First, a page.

If you are searching for another world in which to immerse yourself, then this novel will fit the requirement. The Gift of Rain by Tan Twan Eng will suit anyone interested in the Malay Peninsula and its history in World War Two. It is at times tender, brutal, harsh and uplifting. It is a story of love, family, war, of defeat and acceptance.
The story opens as Philip Hutton, an elderly man living in a stately house on Penang, an island off the west coast of Malaysia. To his door comes an elderly, frail Japanese woman. They have never met before, but know one person who made an impact on their lives. Endo-san, a Japanese man, once lived on a tiny island near Istana, the Hutton family home. The Gift of Rain is the story of the relationship between Endo-san, a master, sensei, of aikijutsu, and his teenage pupil Philip immediately preceding the Japanese invasion of Malaya in 1941 and the following years of occupation.
There are many subtle layers to this tale which left me moved and thirsty for more facts about this period of history. It poses many difficult questions. Like the best novels dealing with war, it challenges you to be honest: what would I have done? It is easy to over-simplify war into ‘them and us’, ‘right and wrong’. At the heart of the story is the island of Penang and the transition of Georgetown, its major town, from a pre-war bustling multi-cultural port to an occupied territory at the mercy of torture and abuse by the Japanese. Some of it is difficult reading, all the more as the place seems alive. The traditions, the cultures, the nature are described vividly. The mix of nationalities on the island is at once its strength but, when war arrives, provide the cracks exploited by the occupiers. Philip is the youngest son of his father with his second wife, a Chinese woman. His two half-brothers and half-sister are English. Philip’s full name is Philip Arminius Choo-Hutton. This mix of races causes tensions, suspicion and betrayal throughout his life.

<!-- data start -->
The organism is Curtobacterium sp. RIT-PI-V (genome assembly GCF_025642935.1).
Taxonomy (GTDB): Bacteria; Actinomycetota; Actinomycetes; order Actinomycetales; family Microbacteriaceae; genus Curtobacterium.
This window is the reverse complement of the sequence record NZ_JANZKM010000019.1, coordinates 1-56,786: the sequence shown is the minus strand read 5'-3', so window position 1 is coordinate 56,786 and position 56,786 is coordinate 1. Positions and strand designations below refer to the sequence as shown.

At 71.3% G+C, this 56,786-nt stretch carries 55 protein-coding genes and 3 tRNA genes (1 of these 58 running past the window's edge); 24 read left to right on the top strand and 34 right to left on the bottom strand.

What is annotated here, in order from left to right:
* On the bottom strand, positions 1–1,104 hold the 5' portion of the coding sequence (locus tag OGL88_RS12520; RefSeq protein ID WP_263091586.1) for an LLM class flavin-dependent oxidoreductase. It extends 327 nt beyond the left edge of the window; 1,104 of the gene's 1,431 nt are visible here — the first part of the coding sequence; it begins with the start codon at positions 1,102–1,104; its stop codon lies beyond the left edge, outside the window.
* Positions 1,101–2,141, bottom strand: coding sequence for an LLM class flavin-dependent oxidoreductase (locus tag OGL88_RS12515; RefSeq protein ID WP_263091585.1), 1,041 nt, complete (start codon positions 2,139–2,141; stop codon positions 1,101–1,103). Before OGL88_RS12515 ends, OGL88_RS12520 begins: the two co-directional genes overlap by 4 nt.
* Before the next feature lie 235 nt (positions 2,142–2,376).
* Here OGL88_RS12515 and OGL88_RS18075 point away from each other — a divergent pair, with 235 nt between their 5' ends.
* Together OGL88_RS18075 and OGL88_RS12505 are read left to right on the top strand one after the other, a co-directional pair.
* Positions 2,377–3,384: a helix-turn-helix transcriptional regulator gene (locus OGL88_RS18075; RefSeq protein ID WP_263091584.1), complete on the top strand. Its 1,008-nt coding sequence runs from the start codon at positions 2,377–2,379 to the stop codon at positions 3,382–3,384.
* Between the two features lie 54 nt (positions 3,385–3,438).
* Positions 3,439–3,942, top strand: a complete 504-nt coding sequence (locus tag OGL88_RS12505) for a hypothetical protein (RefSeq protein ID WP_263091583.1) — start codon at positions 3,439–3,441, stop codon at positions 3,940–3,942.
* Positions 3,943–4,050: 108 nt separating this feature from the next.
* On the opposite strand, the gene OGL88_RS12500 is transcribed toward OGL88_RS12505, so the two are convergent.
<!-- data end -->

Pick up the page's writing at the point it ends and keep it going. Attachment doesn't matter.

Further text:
The Gift of Rain was longlisted for the Booker Prize in 2007. The Garden of Evening Mists by Tan Twan Eng, about the period in Penang shortly after the end of World War Two, was shortlisted for the Booker Prize in 2012.
If you like this, try:-
‘The Translation of Love’ by Lynne Kutsukake
‘Moon Tiger’ by Penelope Lively
‘Exposure’ by Helen Dunmore
‘The Gift of Rain’ by Tan Twan Eng [UK: Myrmidon Books] Buy at Amazon
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